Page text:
The Name is Bilko

“Steve Bilko is a great, lummocking, broad-shouldered, wide-beamed broth of a boy,” Red Smith wrote in a nationally syndicated sports column titled, The Name is Bilko, published in March 1950.

This was the renowned sports columnist’s first glimpse of Bilko. He’d heard about him two years earlier from Bob Hannegan, the president of the St. Louis Cardinals: “There’s a kid named Bilko, a great big kid who can really powder that ball.  He’s pretty crude, just a kid in Class C now, but remember the name, Bilko. You’ll hear about him.”

Joe Maday, right, called himself Steve Bilko’s No. 1 fan.
Joe Maday, right,  of Nanticoke shows Steve Bilko a bass he caught in a nearby lake.

Cardinal owner Fred Saigh had even higher hopes for Bilko. “Gentlemen,” he announced to baseball writers at spring training in 1950, “you are looking at one of the future great names in baseball.”

One of the names the former tax and corporate lawyer had in mind was New York Yankee legend, Lou Gehrig. “Bilko will make baseball fans forget Lou Gehrig.”

Bilko was 16 and about to begin his junior year in high school when Cardinals scout Benny Borgman signed him on a coal bank behind a ballpark in the Honey Pot section of Nanticoke, Pennsylvania. Borgman had just watched Bilko wallop three mighty homers in a game. The first one soared over the coal pile Borgman was standing on along the left-field fence. “I was convinced,” Borgman said later, “that here was a guy who would one day hit 65 home runs in a single season.”

To Bobby Grich, seven years old in 1956 when Bilko hit 55 homers for the Los Angeles Angels in the Pacific Coast League, the slugger was “Babe Ruth, Ted Williams and Mickey Mantle all rolled into one.” Grich grew up to become an all-star second baseman for the Baltimore Orioles and California Angels.

Bilko was King Kong of the Coast League, socking 148 homers for the Angels from 1955-57.  Altogether, he belted 313 in the minors. It was a different story in the majors where he hit 76 homers in parts of 10 seasons. Only once, in 1953, was he in the lineup every day. By today’s standards, his numbers weren’t that bad: 21 homers, 84 runs batted in and a .251 batting average. “He was good enough then,” said Ralph Kiner, seven-time National League home run champion and long-time sportscaster for the New York Mets. “I thought he should’ve stayed.”

Instead, the Cardinals traded Bilko to the Chicago Cubs in 1954. The Cubs parked him on the bench before dispatching him to L.A. in 1955. “The sad part is he backed up so many big-name first basemen for so many years,” said Frank Higgins, one of many Nanticoke residents who closely followed Bilko’s baseball career.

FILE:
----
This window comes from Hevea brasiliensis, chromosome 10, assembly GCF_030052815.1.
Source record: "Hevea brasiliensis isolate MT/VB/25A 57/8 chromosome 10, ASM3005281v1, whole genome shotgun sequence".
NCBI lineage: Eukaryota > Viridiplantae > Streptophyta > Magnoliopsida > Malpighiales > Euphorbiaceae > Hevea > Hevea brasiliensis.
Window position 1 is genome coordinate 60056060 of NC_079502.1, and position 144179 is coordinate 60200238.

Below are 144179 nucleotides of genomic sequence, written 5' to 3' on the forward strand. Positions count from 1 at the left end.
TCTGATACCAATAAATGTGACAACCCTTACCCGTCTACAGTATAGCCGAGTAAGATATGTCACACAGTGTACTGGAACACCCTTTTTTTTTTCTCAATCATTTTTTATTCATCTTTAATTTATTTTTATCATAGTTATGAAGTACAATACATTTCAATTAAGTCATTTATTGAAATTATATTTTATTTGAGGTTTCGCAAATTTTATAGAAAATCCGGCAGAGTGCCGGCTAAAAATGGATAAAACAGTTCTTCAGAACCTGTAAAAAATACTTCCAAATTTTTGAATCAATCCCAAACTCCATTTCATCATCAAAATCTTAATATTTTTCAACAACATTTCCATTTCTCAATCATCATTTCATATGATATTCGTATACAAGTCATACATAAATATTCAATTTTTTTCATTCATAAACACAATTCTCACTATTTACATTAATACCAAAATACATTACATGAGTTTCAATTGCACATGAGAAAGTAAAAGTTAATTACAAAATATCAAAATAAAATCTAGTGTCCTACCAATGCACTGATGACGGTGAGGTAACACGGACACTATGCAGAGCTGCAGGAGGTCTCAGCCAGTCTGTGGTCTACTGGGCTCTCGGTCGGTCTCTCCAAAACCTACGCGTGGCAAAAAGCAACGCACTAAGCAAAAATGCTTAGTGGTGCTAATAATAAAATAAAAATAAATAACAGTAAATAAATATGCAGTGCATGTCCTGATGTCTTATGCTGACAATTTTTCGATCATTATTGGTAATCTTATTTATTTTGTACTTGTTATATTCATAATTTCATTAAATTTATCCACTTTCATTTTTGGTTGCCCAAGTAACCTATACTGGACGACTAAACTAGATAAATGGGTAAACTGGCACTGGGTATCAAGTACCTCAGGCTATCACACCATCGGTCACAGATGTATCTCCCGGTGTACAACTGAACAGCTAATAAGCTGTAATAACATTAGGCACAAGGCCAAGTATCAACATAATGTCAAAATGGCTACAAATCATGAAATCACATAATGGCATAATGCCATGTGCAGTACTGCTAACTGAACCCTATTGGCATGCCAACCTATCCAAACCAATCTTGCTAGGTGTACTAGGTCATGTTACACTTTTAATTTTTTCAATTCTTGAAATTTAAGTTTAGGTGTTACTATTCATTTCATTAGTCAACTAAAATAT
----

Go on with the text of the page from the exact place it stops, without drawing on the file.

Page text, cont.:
“He has been our representative in the major leagues,” explained Joe Maday of Nanticoke. “We’ve grown up with this man.  We were Stan Musial fans but we were looking for Bilko’s name in the box score.  We looked every day.  What he’d do – oh-for-four, one-for-three, two-for-four?

In 1960 with Detroit, Bilko played behind Norm Cash, a star rookie
In 1960 with Detroit, Bilko played behind Norm Cash, a star rookie.

“I was in Tampa, Florida, two years ago,” Joe continued.  “Moose Skowron asked me to relay a message to Steve:  ‘Ask Bunky if he can remember a home run he hit off Bobby Shantz?’  He hit the ball into the upper deck of Yankee Stadium where Mantle and Maris never came near.

“We’re all Steve’s friends,” Joe added.  “But we’re still in awe of him.”

That awe is the legacy Bilko left behind when he died in 1978 at the age of 49.

“He really had everything,” Borgman, the scout, said after hearing of Bilko’s death. “Scouts dream about finding that kind of guy. No matter how it ended I know one thing. On one August afternoon in Honey Pot, he was beautiful.”

“Nanticoke natives of a certain age will never forget his long-ball exploits,” Jonathan Bombulie of the Wilkes-Barre Citizens Voice writes in a June 28 story  about The Bilko Athletic Club, a book about Bilko and the ’56 Angels.

“For a generation of baseball fans in Nanticoke and Southern California, of course, Bilko’s career was always more than decent.  He was larger than life, and the story of his days on the diamond bring back floods of warm memories.”

The Bilko Athletic Club, Bombulie concludes, “lets everyone else get a little taste of those memories, too.”

The full story can be viewed by clicking on the following link: ]


The Bilko Athletic Club is a book published by Rowman & Littlefield about the 1956 Los Angeles Angels, a team of castoffs and kids built around a bulky, beer-loving basher of home runs named Steve Bilko. The book features a delightful foreword by John Schulian, former sports columnist for the Chicago Sun-Times and Philadelphia Daily News and longtime contributor to Sports Illustrated and GQ. The book can now be ordered by clicking on any of the website links below:

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